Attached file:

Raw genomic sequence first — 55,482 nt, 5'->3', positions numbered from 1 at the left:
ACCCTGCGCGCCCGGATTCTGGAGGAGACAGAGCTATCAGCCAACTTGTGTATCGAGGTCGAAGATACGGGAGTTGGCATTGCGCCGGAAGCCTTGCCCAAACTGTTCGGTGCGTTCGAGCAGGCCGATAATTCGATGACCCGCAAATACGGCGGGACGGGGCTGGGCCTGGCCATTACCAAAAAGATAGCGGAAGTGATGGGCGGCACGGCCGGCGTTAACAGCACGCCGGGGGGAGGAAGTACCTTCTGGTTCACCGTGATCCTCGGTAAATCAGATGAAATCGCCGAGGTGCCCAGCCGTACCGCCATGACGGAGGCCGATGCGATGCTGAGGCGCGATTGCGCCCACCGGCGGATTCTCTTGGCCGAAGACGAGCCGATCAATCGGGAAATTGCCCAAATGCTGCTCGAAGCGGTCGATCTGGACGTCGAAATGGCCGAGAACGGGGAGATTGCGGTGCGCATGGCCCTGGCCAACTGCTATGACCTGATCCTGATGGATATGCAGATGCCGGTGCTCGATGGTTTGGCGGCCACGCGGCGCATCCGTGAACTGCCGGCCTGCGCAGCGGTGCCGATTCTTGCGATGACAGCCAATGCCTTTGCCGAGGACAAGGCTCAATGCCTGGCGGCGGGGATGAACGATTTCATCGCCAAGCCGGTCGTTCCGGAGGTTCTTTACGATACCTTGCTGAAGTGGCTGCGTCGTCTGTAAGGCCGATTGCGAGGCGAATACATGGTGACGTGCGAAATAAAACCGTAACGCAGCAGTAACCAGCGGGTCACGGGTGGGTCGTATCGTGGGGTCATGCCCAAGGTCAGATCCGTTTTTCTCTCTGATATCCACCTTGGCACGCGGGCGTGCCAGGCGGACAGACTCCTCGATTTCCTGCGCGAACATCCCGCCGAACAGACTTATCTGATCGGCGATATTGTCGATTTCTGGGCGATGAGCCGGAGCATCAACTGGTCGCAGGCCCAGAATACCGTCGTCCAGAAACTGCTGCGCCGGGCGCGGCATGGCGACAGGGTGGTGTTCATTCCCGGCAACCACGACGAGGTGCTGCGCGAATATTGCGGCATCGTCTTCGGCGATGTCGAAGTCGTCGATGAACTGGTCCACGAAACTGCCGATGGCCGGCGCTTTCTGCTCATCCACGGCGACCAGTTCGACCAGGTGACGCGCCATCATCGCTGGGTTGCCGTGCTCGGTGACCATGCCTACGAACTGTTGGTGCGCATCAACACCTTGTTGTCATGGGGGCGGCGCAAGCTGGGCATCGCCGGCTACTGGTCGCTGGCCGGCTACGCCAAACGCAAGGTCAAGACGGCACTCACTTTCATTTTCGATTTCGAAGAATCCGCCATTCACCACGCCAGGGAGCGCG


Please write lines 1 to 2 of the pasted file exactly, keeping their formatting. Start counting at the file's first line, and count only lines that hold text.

Raw genomic sequence first — 55,482 nt, 5'->3', positions numbered from 1 at the left:
ACCCTGCGCGCCCGGATTCTGGAGGAGACAGAGCTATCAGCCAACTTGTGTATCGAGGTCGAAGATACGGGAGTTGGCATTGCGCCGGAAGCCTTGCCCAAACTGTTCGGTGCGTTCGAGCAGGCCGATAATTCGATGACCCGCAAATACGGCGGGACGGGGCTGGGCCTGGCCATTACCAAAAAGATAGCGGAAGTGATGGGCGGCACGGCCGGCGTTAACAGCACGCCGGGGGGAGGAAGTACCTTCTGGTTCACCGTGATCCTCGGTAAATCAGATGAAATCGCCGAGGTGCCCAGCCGTACCGCCATGACGGAGGCCGATGCGATGCTGAGGCGCGATTGCGCCCACCGGCGGATTCTCTTGGCCGAAGACGAGCCGATCAATCGGGAAATTGCCCAAATGCTGCTCGAAGCGGTCGATCTGGACGTCGAAATGGCCGAGAACGGGGAGATTGCGGTGCGCATGGCCCTGGCCAACTGCTATGACCTGATCCTGATGGATATGCAGATGCCGGTGCTCGATGGTTTGGCGGCCACGCGGCGCATCCGTGAACTGCCGGCCTGCGCAGCGGTGCCGATTCTTGCGATGACAGCCAATGCCTTTGCCGAGGACAAGGCTCAATGCCTGGCGGCGGGGATGAACGATTTCATCGCCAAGCCGGTCGTTCCGGAGGTTCTTTACGATACCTTGCTGAAGTGGCTGCGTCGTCTGTAAGGCCGATTGCGAGGCGAATACATGGTGACGTGCGAAATAAAACCGTAACGCAGCAGTAACCAGCGGGTCACGGGTGGGTCGTATCGTGGGGTCATGCCCAAGGTCAGATCCGTTTTTCTCTCTGATATCCACCTTGGCACGCGGGCGTGCCAGGCGGACAGACTCCTCGATTTCCTGCGCGAACATCCCGCCGAACAGACTTATCTGATCGGCGATATTGTCGATTTCTGGGCGATGAGCCGGAGCATCAACTGGTCGCAGGCCCAGAATACCGTCGTCCAGAAACTGCTGCGCCGGGCGCGGCATGGCGACAGGGTGGTGTTCATTCCCGGCAACCACGACGAGGTGCTGCGCGAATATTGCGGCATCGTCTTCGGCGATGTCGAAGTCGTCGATGAACTGGTCCACGAAACTGCCGATGGCCGGCGCTTTCTGCTCATCCACGGCGACCAGTTCGACCAGGTGACGCGCCATCATCGCTGGGTTGCCGTGCTCGGTGACCATGCCTACGAACTGTTGGTGCGCATCAACACCTTGTTGTCATGGGGGCGGCGCAAGCTGGGCATCGCCGGCTACTGGTCGCTGGCCGGCTACGCCAAACGCAAGGTCAAGACGGCACTCACTTTCATTTTCGATTTCGAAGAATCCGCCATTCACCACGCCAGGGAGCGCG